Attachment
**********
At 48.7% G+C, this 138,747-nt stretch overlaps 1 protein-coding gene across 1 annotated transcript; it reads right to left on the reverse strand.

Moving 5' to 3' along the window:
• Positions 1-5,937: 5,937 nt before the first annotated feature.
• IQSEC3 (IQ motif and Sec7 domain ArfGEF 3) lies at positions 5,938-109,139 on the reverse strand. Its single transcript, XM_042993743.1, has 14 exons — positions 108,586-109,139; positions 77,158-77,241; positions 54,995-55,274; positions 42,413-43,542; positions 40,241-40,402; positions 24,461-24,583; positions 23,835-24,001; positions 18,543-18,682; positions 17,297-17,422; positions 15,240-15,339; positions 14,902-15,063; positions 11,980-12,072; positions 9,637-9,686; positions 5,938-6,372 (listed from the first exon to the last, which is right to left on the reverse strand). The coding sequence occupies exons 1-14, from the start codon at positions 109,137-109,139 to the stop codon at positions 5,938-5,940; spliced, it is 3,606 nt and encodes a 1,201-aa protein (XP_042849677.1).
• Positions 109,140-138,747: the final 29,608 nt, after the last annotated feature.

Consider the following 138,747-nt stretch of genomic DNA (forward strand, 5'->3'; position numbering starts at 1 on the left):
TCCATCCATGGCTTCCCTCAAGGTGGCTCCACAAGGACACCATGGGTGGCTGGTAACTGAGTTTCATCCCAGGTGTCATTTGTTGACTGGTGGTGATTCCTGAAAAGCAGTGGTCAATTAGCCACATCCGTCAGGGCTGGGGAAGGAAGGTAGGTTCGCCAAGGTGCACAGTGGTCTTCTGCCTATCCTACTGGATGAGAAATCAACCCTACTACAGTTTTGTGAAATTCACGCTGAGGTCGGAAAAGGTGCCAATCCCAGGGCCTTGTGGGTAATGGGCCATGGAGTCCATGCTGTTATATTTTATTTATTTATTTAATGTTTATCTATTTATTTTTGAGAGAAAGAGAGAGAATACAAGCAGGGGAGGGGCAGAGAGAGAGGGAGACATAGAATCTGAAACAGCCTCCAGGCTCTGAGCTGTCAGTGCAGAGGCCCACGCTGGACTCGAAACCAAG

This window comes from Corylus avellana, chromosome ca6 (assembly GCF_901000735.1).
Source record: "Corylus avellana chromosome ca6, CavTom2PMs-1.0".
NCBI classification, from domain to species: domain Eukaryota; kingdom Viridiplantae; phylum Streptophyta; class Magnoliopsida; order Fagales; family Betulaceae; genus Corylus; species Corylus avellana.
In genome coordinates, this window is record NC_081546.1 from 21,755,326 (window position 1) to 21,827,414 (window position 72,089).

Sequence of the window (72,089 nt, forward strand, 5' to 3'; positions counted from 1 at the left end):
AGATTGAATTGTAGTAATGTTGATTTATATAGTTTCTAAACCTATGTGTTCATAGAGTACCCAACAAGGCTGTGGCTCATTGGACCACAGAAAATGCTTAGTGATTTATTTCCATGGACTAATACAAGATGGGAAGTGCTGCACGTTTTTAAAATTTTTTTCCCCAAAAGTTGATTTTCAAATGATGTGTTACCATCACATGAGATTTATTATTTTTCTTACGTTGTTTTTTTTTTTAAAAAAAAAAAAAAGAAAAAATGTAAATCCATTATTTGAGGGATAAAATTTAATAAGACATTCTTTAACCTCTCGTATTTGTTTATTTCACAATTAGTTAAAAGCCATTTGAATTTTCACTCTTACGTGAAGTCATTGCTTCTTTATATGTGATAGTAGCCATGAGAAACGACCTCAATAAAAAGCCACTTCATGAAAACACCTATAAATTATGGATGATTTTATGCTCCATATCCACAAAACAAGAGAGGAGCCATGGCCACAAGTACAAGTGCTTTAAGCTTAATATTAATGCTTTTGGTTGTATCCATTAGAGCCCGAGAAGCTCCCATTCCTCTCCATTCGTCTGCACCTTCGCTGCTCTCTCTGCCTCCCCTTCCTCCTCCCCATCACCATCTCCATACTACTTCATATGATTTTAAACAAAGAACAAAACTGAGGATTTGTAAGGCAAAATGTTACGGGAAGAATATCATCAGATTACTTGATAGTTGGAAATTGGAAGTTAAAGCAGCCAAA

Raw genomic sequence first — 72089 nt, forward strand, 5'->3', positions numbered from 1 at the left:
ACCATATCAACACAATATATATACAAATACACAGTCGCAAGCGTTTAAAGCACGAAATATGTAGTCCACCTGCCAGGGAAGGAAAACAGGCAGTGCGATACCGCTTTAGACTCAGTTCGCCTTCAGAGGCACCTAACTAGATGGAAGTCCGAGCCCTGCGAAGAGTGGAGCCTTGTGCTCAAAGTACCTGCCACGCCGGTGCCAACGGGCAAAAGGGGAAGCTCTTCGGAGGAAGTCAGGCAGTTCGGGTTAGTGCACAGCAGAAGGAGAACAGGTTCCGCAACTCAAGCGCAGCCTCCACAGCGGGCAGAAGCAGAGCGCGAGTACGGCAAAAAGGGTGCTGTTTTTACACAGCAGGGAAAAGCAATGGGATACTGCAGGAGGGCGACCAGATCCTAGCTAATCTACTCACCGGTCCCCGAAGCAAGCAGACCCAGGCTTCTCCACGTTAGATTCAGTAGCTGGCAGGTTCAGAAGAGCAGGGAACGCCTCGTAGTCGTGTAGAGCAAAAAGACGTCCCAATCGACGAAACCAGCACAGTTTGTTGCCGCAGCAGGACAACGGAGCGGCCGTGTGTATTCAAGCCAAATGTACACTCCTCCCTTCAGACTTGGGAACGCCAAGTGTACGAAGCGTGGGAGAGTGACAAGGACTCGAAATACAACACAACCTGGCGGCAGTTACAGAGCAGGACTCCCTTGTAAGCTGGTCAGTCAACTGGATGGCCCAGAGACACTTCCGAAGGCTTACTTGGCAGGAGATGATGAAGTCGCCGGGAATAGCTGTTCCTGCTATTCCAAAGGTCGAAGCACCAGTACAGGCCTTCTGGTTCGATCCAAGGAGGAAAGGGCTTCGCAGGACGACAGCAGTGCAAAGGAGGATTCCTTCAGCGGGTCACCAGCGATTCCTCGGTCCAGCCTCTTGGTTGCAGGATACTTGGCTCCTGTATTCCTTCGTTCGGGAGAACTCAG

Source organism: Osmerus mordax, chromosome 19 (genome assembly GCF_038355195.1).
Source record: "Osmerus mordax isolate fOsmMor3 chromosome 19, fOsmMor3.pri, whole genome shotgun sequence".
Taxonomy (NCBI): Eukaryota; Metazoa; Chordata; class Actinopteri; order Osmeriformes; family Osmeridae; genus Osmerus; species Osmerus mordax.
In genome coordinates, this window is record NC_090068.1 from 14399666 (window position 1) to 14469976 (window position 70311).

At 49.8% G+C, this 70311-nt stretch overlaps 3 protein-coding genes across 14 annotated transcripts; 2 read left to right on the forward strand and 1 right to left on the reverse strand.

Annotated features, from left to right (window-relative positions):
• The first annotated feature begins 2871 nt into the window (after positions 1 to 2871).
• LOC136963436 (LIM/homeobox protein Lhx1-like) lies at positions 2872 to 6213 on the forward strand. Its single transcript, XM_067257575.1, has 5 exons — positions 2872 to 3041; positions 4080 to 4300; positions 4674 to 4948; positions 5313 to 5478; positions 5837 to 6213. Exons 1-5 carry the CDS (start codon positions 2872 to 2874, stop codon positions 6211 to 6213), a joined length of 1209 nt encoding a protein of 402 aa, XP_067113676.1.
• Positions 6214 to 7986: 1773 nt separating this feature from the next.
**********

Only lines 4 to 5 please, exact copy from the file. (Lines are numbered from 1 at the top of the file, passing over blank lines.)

• IQSEC3 (IQ motif and Sec7 domain ArfGEF 3) lies at positions 5,938-109,139 on the reverse strand. Its single transcript, XM_042993743.1, has 14 exons — positions 108,586-109,139; positions 77,158-77,241; positions 54,995-55,274; positions 42,413-43,542; positions 40,241-40,402; positions 24,461-24,583; positions 23,835-24,001; positions 18,543-18,682; positions 17,297-17,422; positions 15,240-15,339; positions 14,902-15,063; positions 11,980-12,072; positions 9,637-9,686; positions 5,938-6,372 (listed from the first exon to the last, which is right to left on the reverse strand). The coding sequence occupies exons 1-14, from the start codon at positions 109,137-109,139 to the stop codon at positions 5,938-5,940; spliced, it is 3,606 nt and encodes a 1,201-aa protein (XP_042849677.1).
• Positions 109,140-138,747: the final 29,608 nt, after the last annotated feature.